Hello folks and welcome to the sixth edition of the interview series “I contribute to Ember” , presented by the folks at The Ember Times
This week we’d like to highlight the work of contributor @eshtadc and talk about her work on Ember Service Worker, public speaking, the things that make open-source so valuable and why anyone in the community can be an expert who has important insights to share.
How did you get started with using Ember and from which background did you get into the community?
I started using Ember a little before 2.0 was released back in 2015. The company I was working for at the time was looking to revamp an existing project with a new user-interface and had brought on some consultants to help us through the design/architecture phase. Ed Faulkner was one of those consultants and became the person I learned Ember from. He was fantastic to learn from, both from his skills, but also from his patience when explaining approaches.
However, since he was a consultant, he wasn't always available, so I also learned a lot from digging into other people's addons and reading code.
And really this background is what makes open source so interesting to me because when I started it wasn't really a thing - or at least it wasn’t a viable option for enterprises. Products were always a black box that you had to work around. With open source, you can dig in to learn how something works and fix it when it doesn't rather than guessing how you can "game the system" as with closed software.
What is your biggest motivation to contribute to open-source and to Ember in particular?
I think the most important is probably to help keep something going that is useful. At least that was my motivation in the case of ember-service-worker. It is a super valuable tool for many people, and it needed someone to help be the caretaker. But concerning contributions to other addons or to Ember itself I see contributing as a way to feel more involved as well as to learn from the codebase.
I think we all know at this point that there is more to open-source than just free software. We are all part of a community both in regards to our code and in terms of interacting with each other in the development process. I suppose it's hard to pick a "most important motivation".
Which kind of your recent contributions do you think had the most significant impact or benefit for the Ember community?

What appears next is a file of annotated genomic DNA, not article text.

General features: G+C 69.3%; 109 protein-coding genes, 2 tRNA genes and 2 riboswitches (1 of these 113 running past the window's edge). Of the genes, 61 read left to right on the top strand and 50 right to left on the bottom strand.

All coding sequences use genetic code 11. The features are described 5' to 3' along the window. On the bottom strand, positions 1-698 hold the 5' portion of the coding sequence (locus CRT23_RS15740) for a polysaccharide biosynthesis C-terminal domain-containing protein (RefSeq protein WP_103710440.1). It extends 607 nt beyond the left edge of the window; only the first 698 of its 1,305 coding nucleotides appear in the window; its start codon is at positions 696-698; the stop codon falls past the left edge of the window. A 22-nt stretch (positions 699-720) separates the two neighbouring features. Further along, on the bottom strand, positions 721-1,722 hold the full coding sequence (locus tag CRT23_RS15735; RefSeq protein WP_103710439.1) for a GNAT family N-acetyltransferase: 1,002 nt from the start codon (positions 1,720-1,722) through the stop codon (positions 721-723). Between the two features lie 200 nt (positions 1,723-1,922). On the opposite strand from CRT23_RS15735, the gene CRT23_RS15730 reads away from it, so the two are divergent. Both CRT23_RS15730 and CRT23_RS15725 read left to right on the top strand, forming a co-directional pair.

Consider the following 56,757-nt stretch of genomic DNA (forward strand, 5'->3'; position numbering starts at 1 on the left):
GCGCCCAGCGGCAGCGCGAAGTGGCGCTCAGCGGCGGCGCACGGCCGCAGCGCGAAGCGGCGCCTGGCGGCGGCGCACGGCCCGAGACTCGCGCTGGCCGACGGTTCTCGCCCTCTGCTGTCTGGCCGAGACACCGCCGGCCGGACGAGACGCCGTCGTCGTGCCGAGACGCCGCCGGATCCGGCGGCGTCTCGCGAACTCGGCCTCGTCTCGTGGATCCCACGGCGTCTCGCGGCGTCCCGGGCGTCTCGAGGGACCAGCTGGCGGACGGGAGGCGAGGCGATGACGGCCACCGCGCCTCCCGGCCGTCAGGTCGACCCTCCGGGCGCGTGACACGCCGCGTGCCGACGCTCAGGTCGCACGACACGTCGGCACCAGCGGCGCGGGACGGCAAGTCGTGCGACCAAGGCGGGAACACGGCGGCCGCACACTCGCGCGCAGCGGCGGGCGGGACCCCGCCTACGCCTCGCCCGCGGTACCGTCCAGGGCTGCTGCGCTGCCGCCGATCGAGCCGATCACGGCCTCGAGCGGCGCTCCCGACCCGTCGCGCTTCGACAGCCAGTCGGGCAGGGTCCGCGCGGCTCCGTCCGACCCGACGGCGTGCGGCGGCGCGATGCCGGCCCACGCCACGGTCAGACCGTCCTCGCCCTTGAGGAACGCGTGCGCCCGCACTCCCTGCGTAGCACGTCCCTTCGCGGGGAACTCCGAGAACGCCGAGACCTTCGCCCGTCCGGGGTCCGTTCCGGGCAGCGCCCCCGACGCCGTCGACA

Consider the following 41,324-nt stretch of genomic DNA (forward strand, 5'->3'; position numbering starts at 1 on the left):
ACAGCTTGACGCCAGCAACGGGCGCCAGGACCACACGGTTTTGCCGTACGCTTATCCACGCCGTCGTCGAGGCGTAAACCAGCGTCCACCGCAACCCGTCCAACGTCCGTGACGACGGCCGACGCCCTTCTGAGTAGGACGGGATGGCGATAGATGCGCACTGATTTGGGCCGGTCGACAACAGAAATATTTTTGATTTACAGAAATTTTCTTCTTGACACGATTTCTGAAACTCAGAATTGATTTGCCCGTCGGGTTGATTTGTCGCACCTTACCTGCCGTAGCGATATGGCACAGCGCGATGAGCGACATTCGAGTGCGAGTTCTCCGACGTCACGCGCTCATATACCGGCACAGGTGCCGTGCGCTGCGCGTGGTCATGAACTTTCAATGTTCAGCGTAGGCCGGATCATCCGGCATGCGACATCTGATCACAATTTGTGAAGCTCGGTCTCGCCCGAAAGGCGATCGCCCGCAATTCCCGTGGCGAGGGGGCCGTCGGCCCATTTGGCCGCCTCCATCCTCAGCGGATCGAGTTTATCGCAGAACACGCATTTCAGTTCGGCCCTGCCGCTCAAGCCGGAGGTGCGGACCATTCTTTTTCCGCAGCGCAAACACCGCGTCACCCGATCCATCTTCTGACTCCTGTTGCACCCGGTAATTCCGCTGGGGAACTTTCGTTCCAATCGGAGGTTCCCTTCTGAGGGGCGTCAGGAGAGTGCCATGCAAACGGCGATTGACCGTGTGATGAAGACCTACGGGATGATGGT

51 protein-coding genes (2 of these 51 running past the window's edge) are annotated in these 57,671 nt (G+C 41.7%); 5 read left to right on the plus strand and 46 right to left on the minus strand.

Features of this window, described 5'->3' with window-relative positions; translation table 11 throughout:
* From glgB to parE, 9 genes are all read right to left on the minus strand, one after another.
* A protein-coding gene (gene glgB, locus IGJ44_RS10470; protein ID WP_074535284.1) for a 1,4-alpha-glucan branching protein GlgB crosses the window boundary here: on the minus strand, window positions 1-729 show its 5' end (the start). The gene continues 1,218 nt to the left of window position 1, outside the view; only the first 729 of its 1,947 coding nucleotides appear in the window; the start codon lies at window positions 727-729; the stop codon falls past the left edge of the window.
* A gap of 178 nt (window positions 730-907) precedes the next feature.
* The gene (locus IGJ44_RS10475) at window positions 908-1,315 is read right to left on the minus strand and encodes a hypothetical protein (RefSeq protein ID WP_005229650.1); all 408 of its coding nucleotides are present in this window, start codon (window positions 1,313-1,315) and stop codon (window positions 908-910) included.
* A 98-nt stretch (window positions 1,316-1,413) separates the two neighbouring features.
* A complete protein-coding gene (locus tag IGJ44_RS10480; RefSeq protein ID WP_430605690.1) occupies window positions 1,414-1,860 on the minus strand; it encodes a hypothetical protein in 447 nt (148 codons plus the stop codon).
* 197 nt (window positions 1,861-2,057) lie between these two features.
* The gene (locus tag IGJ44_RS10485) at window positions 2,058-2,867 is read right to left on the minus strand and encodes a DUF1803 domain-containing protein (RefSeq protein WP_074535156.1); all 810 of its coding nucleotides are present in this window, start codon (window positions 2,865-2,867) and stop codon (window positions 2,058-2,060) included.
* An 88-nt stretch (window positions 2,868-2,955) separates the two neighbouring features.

I've been working more on trying to put what I've learned out into the community. It's been a bit of an internal struggle as I'm not a particularly extroverted person. I'm trying to get more blog posts up onto the DockYard blog and speak at my local meetup (DC). This is what led me to apply to speak at EmberConf as well.
Of course, time is always a limiting factor. DockYard allows us to have regular time, however, to devote to open source contributions, writing, and professional development which has helped a lot (and is one of the reasons I joined).
My talk at EmberConf is about digging into the code behind systems like
ember-service-worker. My hope is that there will be some technical advice, but that there will also be a message of building confidence - looking at the source code isn't that scary after all.
Empowering people to learn by doing would be a fantastic outcome and probably better than anything I contribute with a technical blog post.
Is there any piece of advice that you could lend to first-time code contributors, those that start out blogging or public speaking?
For those who are new to contributing, don't think you have to spend every waking hour as a contributor in order to do something. Every contribution is a confidence builder and matters. I've definitely struggled with the imposter syndrome effect when I realise that I can't spend my evenings and weekends always in front of the computer and nobody should have to (unless that's your thing).
For first time speakers or bloggers, I'd say that you know more than you think you do. So often I've been told to write about something I did, and I always assume that it's nothing special or that everyone already knows that trick. It's not always the case, and even if it IS already out there, your take could be the nuanced way of explaining it that helps someone else.
Also, just DO it. It only gets easier.